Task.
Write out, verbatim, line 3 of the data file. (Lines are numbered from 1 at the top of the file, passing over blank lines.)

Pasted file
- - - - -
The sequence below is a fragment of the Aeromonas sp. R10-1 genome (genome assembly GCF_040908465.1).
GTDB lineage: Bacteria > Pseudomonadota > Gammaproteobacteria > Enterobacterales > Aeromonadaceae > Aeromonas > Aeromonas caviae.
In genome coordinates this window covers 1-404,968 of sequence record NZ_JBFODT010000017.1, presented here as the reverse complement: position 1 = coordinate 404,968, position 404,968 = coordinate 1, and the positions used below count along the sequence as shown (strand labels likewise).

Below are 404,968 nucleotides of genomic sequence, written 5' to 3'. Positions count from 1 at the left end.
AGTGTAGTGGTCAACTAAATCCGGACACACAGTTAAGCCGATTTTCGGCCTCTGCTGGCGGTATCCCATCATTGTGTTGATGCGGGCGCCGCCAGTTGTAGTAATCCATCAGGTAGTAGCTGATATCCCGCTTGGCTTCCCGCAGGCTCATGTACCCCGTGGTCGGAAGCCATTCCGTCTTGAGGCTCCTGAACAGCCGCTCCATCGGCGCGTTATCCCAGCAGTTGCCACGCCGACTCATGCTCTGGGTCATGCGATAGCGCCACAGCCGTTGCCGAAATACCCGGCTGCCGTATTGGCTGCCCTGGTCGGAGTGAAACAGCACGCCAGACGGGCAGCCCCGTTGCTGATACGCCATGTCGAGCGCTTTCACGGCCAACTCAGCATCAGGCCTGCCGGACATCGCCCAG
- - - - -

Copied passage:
In genome coordinates this window covers 1-404,968 of sequence record NZ_JBFODT010000017.1, presented here as the reverse complement: position 1 = coordinate 404,968, position 404,968 = coordinate 1, and the positions used below count along the sequence as shown (strand labels likewise).